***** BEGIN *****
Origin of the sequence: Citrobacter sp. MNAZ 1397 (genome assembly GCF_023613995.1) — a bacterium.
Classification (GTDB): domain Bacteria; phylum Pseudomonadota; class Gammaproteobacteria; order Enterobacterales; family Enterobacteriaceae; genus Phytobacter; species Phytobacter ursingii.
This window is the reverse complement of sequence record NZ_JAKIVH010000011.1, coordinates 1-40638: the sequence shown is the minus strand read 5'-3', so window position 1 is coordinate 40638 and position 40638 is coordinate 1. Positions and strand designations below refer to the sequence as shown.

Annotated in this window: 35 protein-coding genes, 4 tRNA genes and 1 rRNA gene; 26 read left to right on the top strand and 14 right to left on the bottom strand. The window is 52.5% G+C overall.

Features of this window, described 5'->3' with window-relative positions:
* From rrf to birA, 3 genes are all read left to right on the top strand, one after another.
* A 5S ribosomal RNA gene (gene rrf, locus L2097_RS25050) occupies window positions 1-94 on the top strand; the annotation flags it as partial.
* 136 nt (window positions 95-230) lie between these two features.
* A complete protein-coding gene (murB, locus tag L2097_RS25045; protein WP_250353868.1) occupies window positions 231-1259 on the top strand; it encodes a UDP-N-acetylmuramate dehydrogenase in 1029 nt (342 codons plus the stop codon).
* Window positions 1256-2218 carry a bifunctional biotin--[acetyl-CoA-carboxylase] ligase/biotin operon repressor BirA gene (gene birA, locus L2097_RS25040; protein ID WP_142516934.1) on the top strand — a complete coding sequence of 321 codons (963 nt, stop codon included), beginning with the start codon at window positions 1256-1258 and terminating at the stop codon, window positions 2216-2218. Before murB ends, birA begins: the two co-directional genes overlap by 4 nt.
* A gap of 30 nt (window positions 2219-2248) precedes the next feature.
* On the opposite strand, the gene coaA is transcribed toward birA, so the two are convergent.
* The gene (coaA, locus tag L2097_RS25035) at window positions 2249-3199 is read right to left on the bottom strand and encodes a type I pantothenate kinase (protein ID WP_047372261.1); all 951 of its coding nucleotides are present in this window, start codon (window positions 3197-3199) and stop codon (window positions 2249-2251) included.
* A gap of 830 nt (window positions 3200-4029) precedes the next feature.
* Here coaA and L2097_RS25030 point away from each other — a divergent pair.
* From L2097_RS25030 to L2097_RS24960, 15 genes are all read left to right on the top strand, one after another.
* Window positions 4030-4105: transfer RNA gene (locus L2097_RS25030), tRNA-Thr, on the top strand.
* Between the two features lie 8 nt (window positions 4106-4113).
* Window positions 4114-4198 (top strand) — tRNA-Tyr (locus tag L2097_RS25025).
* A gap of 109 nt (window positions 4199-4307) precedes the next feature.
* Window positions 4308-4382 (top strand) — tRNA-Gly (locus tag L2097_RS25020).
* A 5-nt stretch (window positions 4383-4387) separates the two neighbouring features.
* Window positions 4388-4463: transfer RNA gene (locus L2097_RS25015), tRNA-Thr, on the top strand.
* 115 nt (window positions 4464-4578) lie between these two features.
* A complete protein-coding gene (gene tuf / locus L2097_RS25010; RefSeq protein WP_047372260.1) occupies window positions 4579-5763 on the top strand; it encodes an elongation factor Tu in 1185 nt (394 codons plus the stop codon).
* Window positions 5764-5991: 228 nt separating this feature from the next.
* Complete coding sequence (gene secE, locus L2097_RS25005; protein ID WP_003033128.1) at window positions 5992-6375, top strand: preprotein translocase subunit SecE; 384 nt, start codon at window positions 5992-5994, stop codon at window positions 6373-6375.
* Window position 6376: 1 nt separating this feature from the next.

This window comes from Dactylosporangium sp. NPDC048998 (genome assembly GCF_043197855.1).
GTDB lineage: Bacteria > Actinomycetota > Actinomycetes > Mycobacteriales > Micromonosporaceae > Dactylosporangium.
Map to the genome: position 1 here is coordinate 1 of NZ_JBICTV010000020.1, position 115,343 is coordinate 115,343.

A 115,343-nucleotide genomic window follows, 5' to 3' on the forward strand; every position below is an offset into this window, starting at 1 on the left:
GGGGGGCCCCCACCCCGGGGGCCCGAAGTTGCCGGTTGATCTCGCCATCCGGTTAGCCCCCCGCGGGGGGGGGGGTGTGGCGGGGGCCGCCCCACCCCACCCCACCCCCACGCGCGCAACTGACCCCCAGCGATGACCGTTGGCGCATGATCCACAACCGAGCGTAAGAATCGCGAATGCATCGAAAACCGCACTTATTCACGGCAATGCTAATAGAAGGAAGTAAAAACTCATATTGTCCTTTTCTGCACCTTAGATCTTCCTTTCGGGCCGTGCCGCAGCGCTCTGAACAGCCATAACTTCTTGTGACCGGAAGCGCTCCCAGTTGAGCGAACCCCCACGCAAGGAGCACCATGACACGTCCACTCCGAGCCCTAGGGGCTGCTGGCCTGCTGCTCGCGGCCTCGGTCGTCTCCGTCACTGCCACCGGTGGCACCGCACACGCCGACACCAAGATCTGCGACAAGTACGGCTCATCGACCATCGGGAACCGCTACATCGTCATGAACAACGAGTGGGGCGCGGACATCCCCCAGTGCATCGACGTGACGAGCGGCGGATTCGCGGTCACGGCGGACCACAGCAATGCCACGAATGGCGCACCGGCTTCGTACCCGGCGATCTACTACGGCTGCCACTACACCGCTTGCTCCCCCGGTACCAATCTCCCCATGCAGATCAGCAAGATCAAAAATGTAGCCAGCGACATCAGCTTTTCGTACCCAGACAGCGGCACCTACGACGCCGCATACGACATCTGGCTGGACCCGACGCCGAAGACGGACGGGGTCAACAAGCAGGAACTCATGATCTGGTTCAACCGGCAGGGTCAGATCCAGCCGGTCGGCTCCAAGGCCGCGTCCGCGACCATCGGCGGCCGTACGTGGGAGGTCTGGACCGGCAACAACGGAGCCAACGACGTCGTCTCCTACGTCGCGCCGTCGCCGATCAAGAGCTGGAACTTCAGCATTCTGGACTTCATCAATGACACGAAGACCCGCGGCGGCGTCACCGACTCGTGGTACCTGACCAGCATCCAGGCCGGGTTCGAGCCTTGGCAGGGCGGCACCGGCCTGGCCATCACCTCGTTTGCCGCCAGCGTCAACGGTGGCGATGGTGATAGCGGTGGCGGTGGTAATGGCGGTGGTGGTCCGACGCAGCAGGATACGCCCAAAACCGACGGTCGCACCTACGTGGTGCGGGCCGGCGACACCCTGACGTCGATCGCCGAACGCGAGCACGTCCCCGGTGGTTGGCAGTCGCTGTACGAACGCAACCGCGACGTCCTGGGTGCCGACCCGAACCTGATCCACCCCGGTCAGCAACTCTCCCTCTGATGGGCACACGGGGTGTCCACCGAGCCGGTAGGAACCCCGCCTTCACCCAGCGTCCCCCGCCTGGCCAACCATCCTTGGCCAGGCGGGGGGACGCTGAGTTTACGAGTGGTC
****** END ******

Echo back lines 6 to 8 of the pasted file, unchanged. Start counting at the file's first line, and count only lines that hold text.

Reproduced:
* From rrf to birA, 3 genes are all read left to right on the top strand, one after another.
* A 5S ribosomal RNA gene (gene rrf, locus L2097_RS25050) occupies window positions 1-94 on the top strand; the annotation flags it as partial.
* 136 nt (window positions 95-230) lie between these two features.